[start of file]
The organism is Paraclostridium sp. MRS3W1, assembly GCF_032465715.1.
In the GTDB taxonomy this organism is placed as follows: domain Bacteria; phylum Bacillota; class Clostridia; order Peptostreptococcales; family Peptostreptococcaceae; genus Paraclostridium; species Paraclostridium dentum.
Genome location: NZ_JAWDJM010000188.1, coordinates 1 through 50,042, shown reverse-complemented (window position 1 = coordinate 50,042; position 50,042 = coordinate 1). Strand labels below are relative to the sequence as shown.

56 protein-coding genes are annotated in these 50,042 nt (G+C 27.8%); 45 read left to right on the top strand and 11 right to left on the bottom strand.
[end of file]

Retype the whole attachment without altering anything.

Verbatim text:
The organism is Paraclostridium sp. MRS3W1, assembly GCF_032465715.1.
In the GTDB taxonomy this organism is placed as follows: domain Bacteria; phylum Bacillota; class Clostridia; order Peptostreptococcales; family Peptostreptococcaceae; genus Paraclostridium; species Paraclostridium dentum.
Genome location: NZ_JAWDJM010000188.1, coordinates 1 through 50,042, shown reverse-complemented (window position 1 = coordinate 50,042; position 50,042 = coordinate 1). Strand labels below are relative to the sequence as shown.

56 protein-coding genes are annotated in these 50,042 nt (G+C 27.8%); 45 read left to right on the top strand and 11 right to left on the bottom strand.